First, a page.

Saturday, June 4, 2011


"Those who expect to reap the blessings of freedom must...undergo the fatigue of supporting it." - Thomas Paine

A family friend is loaning me a book entitled Enough: Why The World's Poorest Starve In An Age Of Plenty written by two Wall Street Journal(ists). When she gave me the book, said friend told me I would probably have to read it in stages, because it's just that depressing up until a bit more than halfway through when they start talking about current initiatives.

I haven't even made it to page one yet (there's a preface), and I'm already angry at the world. 

In the 70s and 80s, the Green Revolution did a lot of good for hunger in Asia, India, and Latin America. Things looked good in Ethiopia, too. Farmers brought in their biggest harvests in a long time. However, that didn't go so well for them when they took the crops to market; the huge surpluses caused an enormous drop in prices, so they didn't make much (if any) money. It might have been possible to pull themselves out of it next year, but the weather was horrible.

There's a specific man whose story is told in the preface. He sold his oxen (which pulled his plow), and then his cows, and then his goats, all to be able to buy food for his family. They ran out, and didn't have any crops to sell. That year, the man carried his five year-old son, who weighed only 25 pounds, to a humanitarian/starvation aid camp instead of carting his crops to the market. Basically, the problem was that money went into boosting the farmers, rather than into building an infrastructure that could sustain more prosperity. 14 million Ethiopians alone died from starvation in 2003.

And then there's some stupid rule that says if some of the African governments subsidize their farmers like we do in America, the U.S. and some European governments will stop loaning them money. And humanitarian aid has become an entire industry over here, so it becomes more about the people giving the money than the people getting the money. $500 million in American-grown grain was given to Ethiopians who needed it in 2003, but only $5 million went towards building aforementioned needed infrastructure.

There really is enough money in the world to feed everybody. I'm not exactly sure where all of that money is going (again, I've only read the preface so far), but I highly doubt all of it is needed wherever it currently is.

It's ridiculously inefficient to feed food (cows, for instance, eat insane amounts of corn), so even just cutting back on meat in general would free up a ton of resources, both food-wise and land-wise.

Yes, loads of projects are worthy endeavors, but...isn't starvation a more important thing to focus on? One of the "lesser" initiatives mentioned in the book is the space program. And as much as I really hate to admit isn't going anywhere (well, technically space itself is expanding-- not just the matter within it). We literally have the rest of the lifetime of the human race in which to explore it.

So now I'm mad. Partially because it seems like a fixable problem, partially because I don't know how easy that would actually be, partially because people (including me) are rather ignorant about the matter, and partially because I have very little idea as to how to help at this point. 

Off to FreeRice, then.


  1. Actually, I think Space becomes increasingly important as you battle starvation. Think about it. The less people are starving, the fewer die. The fewer die, the more live. The more live, the less space is here on Earth for them to live on. Eventually, we're going to have to make a choice: either stop trying to feed so many mouths or look to the stars for new real estate. Neither is an easy option to pursue: Letting these people die is wrong on an ethical and moral level, but space colonies will not be practical for decades at the earliest. There are tough waters ahead, and we may have to make some hard decisions if we want to survive as a species.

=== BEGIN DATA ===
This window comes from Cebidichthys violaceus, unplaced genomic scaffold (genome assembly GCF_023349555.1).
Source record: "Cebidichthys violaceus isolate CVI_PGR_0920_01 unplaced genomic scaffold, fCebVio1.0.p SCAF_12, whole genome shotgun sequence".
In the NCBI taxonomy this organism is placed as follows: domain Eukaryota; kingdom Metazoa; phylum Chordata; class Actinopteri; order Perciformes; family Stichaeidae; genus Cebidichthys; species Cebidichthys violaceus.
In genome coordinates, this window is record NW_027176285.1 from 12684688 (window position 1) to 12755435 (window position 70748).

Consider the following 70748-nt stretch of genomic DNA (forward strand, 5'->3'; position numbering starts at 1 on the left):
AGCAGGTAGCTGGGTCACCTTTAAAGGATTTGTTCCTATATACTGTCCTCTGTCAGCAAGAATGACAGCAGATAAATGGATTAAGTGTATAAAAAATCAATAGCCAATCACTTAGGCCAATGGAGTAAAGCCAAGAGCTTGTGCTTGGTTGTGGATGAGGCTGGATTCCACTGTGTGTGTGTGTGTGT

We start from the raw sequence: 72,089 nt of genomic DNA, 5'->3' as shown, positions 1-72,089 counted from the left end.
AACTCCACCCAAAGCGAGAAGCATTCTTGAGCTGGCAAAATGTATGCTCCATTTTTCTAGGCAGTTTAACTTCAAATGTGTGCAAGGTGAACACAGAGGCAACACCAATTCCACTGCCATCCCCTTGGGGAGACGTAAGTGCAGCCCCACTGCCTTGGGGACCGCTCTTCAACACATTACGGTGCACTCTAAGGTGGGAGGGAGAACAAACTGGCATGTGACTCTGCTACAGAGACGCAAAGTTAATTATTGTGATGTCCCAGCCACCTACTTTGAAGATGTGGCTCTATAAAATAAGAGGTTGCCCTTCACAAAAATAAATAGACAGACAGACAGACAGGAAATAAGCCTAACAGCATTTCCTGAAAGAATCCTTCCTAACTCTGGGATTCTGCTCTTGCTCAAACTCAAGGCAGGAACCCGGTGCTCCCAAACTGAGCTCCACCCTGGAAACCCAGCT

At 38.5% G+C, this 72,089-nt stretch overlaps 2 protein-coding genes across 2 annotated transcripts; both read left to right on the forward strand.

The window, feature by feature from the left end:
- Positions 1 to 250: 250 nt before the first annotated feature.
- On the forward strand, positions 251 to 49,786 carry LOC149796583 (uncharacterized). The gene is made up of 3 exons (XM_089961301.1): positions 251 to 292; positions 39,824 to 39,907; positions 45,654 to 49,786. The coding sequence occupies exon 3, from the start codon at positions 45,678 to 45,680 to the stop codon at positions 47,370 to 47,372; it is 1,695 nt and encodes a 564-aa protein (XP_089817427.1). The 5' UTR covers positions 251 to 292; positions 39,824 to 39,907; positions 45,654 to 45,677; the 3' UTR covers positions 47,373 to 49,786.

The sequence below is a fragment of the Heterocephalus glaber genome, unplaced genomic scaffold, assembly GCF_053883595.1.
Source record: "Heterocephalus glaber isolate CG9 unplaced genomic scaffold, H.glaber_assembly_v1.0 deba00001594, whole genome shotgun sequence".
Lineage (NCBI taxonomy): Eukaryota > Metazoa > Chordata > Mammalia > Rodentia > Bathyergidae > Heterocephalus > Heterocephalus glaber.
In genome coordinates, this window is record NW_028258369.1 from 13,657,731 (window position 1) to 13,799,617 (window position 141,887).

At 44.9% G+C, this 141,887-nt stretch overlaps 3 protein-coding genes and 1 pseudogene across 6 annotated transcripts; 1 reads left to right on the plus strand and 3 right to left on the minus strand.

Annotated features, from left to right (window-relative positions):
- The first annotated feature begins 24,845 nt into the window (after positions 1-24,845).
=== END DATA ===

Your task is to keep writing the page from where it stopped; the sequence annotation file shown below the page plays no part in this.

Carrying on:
2. That's true. If a few years of diverted funds can do huge wonders for hunger, though, we'll have that much _extra_ money in the following years, which can then be devoted towards exploration/colonies/technology with which to explore/colonize. And there'll be less opposition, since people won't be going "You want to send people to Mars when there's CHILDREN STARVING IN AFRICA? YOU MONSTERS! SPACE IS STUPID!" (Because there ARE people who think like that.)

  3. It's terrible because both space colonization and hunger could have been solved in the 70's; there were workable plans for large stations in space. We could easily do it now and block the worst of the radiation with polyethelene Similarly there are workable ways to make sure people have enough to eat, but flawed institutions often prevent the really helpful changes or at least slow them down.
    Your point about meat is applicable in very poor agricultural countries or very rich countries that indiscriminately use land, but on a global level there are places where you can't grow crops or at least you can't grow crops efficiently but animals are raised quite easily (argentina or new zealand for example.) Though I agree we'd be better off eating jellyfish and goats (goats won't really "eat anything" but they're much more efficient than cows.)

    I never did free rice, because I thought that it was something people do to make themselves better and so they might not actually do something big when given the opportunity. oddly enough I feel better for having done it, even though I know that it can't make an appreciable difference. Ahh, the wonderful irrationality of humanity...

  4. My dad says that once we beat the Russians to the moon, the government stopped really caring about space.

    I used Free Rice to study Chemistry back when I had to learn a bunch of elements...haha. I don't use it much, though, because I agree with you about it.


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